Philadelphia City Councilman James F. Kenney plans to introduce a bill Thursday to make the Inspector General’s Office an independent and permanent part of city government, free to ferret out fraud and corruption without fear of political interference.
The position, created by an executive order from Mayor W. Wilson Goode in 1984, is now appointed by, and serves at the will of, the mayor.
Kenney’s bill, to be introduced at Council’s first meeting of the year, would create a ballot initiative for the May primary, asking voters to enshrine the inspector general in the City Charter.
“The issue is, if [Mayor Nutter] leaves, what happens to the office?” said Kenney, who is considering a run for mayor. “If I were elected, I would keep it, but I don’t know if anyone else would.”
Under the ballot initiative, the mayor still would name the inspector general, but the appointee would serve a five-year term and could be removed only for cause and after a hearing. The office also would get its own budget; funding is now controlled by the mayor.
Inspector General Amy L. Kurland said the changes would protect the office from political interference.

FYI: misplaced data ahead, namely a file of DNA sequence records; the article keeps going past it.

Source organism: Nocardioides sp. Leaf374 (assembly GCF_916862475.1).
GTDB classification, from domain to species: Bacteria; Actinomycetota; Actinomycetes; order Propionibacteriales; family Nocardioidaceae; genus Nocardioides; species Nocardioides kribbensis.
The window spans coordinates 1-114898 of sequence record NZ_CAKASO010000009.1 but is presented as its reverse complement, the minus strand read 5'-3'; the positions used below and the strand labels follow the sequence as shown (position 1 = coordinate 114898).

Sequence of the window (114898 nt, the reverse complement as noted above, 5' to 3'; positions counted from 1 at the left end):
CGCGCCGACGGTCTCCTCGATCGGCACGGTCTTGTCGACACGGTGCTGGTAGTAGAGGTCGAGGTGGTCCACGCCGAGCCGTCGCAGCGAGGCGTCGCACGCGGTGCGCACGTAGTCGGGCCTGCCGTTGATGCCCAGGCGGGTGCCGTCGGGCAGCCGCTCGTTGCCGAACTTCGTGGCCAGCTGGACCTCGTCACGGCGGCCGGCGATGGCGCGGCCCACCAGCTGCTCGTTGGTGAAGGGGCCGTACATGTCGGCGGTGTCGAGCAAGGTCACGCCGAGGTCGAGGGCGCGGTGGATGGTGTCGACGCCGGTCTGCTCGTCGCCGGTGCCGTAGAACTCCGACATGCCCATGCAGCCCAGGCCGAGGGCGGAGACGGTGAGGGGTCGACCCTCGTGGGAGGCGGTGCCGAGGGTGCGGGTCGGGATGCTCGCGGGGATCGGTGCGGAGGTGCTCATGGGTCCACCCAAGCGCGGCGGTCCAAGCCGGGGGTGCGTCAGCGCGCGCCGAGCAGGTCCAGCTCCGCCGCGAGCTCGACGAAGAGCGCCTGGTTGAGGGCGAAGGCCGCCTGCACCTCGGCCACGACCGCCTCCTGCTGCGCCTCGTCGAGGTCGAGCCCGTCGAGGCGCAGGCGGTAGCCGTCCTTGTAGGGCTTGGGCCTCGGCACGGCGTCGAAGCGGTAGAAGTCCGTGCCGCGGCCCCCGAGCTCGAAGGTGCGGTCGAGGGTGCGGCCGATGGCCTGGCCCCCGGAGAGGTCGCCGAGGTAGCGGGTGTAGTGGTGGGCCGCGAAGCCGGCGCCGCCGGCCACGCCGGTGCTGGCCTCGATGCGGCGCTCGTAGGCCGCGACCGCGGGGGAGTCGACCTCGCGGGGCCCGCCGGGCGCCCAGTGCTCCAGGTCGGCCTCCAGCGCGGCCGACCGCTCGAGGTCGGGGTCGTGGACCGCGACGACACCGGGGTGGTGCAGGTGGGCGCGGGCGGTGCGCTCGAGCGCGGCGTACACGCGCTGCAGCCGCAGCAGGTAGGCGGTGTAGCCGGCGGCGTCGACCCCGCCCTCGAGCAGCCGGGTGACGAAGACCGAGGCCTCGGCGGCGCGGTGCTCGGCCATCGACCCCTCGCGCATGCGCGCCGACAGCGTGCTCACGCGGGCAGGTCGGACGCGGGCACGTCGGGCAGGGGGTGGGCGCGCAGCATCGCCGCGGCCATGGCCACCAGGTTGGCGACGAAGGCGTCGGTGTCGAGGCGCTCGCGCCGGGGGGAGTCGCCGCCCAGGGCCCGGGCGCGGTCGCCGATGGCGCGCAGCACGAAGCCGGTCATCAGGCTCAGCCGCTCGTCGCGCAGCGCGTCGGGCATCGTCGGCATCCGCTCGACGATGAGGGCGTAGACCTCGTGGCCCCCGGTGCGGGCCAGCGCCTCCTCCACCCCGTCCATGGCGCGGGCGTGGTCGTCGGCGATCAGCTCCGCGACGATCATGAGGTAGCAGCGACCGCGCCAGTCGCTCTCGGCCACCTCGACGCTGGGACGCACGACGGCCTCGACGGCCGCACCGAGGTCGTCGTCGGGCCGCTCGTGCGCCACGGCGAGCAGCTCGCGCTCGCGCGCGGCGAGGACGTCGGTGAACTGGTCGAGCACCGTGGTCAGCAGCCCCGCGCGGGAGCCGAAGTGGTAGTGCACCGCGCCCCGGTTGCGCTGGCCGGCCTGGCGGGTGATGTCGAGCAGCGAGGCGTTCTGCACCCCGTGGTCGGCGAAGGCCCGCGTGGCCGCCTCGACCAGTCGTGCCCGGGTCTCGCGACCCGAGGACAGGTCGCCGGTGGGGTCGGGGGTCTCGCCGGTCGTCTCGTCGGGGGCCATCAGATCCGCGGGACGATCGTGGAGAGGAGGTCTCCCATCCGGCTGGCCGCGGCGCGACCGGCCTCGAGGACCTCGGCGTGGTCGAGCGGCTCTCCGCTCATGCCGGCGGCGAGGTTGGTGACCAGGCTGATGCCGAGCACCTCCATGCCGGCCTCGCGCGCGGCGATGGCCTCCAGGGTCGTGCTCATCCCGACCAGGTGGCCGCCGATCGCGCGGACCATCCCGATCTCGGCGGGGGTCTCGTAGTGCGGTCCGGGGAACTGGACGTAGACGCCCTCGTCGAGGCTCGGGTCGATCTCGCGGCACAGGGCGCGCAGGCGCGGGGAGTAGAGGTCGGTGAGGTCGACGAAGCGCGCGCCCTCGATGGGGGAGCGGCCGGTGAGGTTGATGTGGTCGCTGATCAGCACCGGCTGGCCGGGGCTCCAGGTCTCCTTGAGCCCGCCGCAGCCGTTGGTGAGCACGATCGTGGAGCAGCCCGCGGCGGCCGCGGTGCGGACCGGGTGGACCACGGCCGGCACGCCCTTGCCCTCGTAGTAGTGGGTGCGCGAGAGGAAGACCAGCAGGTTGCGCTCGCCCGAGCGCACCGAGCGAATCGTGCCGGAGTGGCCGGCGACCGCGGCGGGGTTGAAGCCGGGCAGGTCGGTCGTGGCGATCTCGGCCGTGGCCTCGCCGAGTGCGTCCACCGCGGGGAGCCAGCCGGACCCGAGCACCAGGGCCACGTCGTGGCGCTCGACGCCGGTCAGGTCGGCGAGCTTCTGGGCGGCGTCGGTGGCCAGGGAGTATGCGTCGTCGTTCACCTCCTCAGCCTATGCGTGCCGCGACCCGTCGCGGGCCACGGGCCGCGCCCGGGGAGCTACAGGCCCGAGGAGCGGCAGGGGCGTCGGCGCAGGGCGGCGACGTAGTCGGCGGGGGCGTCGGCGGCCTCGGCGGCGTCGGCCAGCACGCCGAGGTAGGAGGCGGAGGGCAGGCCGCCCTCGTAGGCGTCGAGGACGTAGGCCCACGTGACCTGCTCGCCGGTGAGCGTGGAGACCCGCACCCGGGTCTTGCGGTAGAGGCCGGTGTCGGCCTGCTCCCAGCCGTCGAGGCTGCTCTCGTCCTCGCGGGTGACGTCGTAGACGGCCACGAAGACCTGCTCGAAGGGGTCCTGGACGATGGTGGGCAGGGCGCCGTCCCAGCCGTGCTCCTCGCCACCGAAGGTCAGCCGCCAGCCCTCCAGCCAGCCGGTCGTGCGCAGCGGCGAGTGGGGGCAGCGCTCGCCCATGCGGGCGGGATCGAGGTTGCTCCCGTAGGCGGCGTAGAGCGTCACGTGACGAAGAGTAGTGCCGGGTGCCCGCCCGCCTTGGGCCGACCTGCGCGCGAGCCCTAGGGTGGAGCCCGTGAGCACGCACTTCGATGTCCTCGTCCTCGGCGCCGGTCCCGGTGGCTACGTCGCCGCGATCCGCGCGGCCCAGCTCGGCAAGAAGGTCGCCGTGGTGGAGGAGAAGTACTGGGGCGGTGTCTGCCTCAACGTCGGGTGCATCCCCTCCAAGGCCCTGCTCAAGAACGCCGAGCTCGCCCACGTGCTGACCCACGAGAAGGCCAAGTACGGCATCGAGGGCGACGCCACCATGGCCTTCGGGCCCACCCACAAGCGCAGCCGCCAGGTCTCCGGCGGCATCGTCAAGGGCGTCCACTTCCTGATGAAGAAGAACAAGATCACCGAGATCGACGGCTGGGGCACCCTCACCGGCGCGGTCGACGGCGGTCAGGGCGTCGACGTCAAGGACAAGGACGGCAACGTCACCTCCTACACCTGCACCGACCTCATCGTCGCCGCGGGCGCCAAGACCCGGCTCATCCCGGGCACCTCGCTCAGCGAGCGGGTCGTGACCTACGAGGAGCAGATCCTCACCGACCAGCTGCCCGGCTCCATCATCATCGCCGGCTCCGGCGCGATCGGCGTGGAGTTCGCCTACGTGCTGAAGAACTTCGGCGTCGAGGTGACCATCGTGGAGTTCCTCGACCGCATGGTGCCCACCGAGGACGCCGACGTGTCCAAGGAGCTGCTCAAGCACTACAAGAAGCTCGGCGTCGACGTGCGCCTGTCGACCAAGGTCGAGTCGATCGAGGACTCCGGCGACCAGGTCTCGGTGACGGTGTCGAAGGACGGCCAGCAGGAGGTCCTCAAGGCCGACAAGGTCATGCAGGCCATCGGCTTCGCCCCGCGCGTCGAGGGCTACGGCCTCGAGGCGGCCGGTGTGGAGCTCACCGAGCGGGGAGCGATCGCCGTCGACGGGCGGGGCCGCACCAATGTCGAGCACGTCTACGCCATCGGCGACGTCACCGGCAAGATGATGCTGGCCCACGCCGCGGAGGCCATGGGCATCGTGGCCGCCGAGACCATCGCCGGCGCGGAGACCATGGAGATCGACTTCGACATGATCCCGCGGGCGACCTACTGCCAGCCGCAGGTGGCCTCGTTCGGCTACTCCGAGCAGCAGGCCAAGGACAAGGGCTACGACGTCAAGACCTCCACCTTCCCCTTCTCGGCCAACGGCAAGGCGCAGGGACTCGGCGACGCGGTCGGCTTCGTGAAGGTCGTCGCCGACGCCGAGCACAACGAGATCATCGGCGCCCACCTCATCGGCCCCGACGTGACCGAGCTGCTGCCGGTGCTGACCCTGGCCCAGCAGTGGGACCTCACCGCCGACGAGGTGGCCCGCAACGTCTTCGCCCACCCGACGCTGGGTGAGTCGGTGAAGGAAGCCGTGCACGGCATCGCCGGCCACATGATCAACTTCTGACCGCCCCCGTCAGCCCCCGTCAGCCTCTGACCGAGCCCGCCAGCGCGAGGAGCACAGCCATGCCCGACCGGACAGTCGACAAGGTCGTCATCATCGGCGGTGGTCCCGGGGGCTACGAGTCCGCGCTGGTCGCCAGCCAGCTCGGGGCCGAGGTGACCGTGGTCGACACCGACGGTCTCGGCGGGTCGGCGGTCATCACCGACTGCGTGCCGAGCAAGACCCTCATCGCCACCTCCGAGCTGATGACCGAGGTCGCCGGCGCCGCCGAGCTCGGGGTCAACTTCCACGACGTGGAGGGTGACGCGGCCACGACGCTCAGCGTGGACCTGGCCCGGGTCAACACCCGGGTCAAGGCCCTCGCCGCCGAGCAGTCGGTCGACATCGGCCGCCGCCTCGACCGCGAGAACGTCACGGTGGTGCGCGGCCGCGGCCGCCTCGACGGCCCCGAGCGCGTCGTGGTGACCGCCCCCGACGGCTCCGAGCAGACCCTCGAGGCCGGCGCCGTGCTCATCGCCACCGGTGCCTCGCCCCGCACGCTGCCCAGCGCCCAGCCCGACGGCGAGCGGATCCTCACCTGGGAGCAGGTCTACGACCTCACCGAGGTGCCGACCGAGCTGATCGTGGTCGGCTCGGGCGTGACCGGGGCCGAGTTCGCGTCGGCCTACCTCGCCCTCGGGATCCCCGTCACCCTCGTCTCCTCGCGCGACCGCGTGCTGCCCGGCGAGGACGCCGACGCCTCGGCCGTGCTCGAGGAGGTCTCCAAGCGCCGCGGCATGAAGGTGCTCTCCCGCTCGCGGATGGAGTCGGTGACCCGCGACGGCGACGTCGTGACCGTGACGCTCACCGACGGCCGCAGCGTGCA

“A mayor can come in and say, ‘I want you to investigate my political enemies,’ or ‘Lay off a particular investigation,’ ” she said.
Nutter strengthened the position after taking office in 2008, naming Kurland, a former assistant U.S. attorney with a history of breaking up corruption.
That year, Nutter pushed a bill similar to Kenney’s but with one exception – the inspector general would have been allowed to investigate elected officials, including Council members, for the first time.
That bill died in committee. Kenney’s new version does not expand the inspector general’s powers to include elected officials.
“Our thought is, that’s what Council wants,” Kurland said. “We’re really not reaching. We’re trying to maintain what we have.”
In 2008, some Council members questioned why the city controller or district attorney could not cover the duties of inspector general, charged with fighting fraud, waste, and abuse.
Kurland said certain cases fall between the cracks because they do not concern financial auditing or criminal behavior.
Kurland said investigations by her office have led to 166 city employees being fired or resigning, and 44 arrests or indictments.
The office has a budget of about $1.3 million.
“We pay for ourselves many times over,” Kurland said. “It’s a good bargain.”
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